Carl Icahn’s investing arm’s stock falls to 19-year low ahead of quarterly earnings

Icahn Enterprises L.P.’s stock closed at its lowest level since June 8, 2004, on Friday, ahead of the release of third-quarter earnings later this week.

The stock
IEP,
-0.47%

has languished this year after short seller Hindenburg Research published a scathing article about the company, which is the investing arm of billionaire activist investor Carl Icahn.

The Nate Anderson-backed Hindenburg had accused Icahn Enterprises of overstating values and paying a dividend it could not afford. The stock immediately shed billions of dollars in market capitalization, and in August, the company slashed its dividend in half.

A New York Times article published in August highlighted the fallout from the short-seller report on Icahn. “It is very, very embarrassing for Carl because this guy beat him and beat him at his own game,” Mark Stevens, the author of a 1993 book titled “King Icahn: The Biography of a Renegade Capitalist,” told the Times.

“I believe the second quarter partially reflected the impact of short selling on companies we control or invest in, which I attribute to the misleading and self-serving Hindenburg report concerning our company,” Icahn said in a statement at the time.

Hindenburg also revealed that Icahn had borrowed money from his own company, a development that was disclosed in a footnote to financials and that Wall Street had overlooked.

Read: What we know about Carl Icahn’s margin loan

See also: Carl Icahn rebuts short seller Hindenburg Research’s report. It’s already cost his company $6 billion in market cap.

Icahn Enterprises, which is 84% owned by Icahn and his son, Brett, offers exposure to Icahn’s personal portfolio of public and private companies, including petroleum refineries, car-parts makers, food-packaging companies and real estate. Its unit holders are mostly retail investors.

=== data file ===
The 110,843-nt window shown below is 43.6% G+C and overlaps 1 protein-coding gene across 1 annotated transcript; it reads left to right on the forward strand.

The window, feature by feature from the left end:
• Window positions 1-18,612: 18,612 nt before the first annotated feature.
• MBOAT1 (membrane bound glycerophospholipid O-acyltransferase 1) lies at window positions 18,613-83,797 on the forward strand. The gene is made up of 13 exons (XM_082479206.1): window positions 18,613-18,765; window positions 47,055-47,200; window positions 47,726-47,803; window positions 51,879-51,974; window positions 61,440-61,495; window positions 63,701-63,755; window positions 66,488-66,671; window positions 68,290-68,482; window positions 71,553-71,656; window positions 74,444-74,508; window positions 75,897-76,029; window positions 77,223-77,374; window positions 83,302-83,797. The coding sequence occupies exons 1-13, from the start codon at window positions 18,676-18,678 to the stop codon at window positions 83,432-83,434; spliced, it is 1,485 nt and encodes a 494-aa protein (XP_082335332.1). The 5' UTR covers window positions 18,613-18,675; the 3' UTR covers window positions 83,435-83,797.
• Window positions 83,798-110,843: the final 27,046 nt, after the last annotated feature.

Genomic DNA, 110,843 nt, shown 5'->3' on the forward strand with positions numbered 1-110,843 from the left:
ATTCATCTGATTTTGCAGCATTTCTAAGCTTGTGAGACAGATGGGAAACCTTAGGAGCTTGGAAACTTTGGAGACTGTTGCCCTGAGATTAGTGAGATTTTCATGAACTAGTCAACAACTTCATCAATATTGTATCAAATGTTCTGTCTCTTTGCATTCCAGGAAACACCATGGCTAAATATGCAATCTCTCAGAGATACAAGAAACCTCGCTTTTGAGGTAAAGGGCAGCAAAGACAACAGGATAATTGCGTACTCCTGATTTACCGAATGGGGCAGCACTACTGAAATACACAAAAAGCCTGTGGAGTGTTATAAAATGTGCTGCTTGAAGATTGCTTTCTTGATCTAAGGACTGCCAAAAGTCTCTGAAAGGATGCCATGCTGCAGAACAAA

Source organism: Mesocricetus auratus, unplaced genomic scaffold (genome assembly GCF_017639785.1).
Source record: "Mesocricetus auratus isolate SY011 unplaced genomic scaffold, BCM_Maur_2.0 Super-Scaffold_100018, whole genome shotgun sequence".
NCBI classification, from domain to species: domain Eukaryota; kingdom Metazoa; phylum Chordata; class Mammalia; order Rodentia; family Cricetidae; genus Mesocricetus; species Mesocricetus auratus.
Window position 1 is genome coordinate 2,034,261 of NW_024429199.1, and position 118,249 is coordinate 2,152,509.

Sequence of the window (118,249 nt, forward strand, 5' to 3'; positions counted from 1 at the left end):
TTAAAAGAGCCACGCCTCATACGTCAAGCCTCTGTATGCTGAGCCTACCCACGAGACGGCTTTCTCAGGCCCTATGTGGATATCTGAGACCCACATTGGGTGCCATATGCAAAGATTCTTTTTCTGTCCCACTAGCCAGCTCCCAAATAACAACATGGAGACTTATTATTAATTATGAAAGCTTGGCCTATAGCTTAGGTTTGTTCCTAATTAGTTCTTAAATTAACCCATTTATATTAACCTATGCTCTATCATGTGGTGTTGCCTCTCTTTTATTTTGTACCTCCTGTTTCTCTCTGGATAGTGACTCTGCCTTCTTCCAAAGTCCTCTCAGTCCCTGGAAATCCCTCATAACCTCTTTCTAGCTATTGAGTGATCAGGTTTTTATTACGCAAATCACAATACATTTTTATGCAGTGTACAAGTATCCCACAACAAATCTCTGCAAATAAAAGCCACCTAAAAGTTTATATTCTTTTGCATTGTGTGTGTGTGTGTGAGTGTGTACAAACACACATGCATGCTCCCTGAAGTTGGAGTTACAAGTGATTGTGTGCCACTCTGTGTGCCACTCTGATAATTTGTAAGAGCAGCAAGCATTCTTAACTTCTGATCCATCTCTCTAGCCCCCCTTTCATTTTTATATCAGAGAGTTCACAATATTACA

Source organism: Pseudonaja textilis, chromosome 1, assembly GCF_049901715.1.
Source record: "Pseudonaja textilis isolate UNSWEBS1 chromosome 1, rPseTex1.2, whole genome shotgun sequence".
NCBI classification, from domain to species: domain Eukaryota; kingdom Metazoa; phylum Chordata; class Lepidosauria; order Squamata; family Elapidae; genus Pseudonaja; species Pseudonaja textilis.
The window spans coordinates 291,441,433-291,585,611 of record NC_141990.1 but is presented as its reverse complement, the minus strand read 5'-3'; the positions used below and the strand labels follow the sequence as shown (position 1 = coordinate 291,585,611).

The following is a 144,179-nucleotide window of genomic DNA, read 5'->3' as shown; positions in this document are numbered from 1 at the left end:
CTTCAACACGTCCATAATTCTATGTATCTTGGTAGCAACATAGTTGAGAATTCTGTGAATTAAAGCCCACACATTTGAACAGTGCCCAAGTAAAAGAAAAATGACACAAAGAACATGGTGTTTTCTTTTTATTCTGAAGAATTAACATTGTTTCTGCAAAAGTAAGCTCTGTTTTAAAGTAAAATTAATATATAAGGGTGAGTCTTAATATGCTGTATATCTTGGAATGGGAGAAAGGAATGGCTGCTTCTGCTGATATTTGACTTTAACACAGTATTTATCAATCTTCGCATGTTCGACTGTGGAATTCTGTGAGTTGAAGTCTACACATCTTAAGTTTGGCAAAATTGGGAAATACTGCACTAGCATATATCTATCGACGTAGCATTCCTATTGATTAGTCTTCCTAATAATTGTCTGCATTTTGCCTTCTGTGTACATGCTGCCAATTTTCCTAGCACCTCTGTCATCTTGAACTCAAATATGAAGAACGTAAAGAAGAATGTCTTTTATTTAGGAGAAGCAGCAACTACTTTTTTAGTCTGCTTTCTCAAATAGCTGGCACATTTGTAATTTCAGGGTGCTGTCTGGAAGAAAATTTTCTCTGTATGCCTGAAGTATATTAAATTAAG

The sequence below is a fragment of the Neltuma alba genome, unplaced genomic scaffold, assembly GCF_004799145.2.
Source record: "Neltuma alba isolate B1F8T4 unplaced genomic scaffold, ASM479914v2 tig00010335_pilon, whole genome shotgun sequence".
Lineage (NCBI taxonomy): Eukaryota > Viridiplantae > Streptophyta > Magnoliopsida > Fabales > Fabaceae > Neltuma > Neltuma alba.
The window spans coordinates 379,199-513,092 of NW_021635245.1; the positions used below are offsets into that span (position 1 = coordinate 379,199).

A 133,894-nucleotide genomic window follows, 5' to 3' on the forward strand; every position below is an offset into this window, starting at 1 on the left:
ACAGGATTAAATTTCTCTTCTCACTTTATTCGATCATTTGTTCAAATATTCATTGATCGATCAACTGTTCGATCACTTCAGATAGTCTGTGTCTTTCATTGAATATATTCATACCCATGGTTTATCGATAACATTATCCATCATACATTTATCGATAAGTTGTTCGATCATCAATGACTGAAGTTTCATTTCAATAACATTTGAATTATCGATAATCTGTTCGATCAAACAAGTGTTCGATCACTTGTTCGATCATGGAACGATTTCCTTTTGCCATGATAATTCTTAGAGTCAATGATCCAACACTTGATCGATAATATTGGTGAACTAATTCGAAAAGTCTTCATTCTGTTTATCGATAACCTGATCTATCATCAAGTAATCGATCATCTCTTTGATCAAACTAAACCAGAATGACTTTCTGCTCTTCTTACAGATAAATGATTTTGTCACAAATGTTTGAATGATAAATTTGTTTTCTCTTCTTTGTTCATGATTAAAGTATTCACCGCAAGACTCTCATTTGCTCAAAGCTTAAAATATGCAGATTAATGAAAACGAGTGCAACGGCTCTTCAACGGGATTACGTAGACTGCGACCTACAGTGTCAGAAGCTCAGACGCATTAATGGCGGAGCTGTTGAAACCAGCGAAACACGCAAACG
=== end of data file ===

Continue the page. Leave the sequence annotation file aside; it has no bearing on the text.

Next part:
The fund has performed poorly in the past decade. For many years, Icahn has publicly expressed suspicion of the bull market that had raged around him. He shorted the stock market in a big way as a hedge against his long activist positions. Going into 2021, for example, Icahn’s investment fund had a short exposure of 142%, Securities and Exchange Commission filings show.

In more recent interviews, Icahn has conceded that his short position was a mistake and said that he has committed to returning to his core strategy of activism, which he believes has allowed him free up billions of dollars of shareholder value for himself and others.

For more, see: Carl Icahn admits he was wrong to take a huge short position on the market that lost $9 billion

 The company is expecting to report third-quarter per-share earnings of 34 cents before the bell on Friday, according to analysts polled by FactSet, after a loss of 37 cents a year ago.

Revenue is expected to fall to $2.712 billion from $3.334 billion a year ago. The stock was flat early Monday but has lost 66% of its value in the year to date, while the S&P 500
SPX
has gained 7%.

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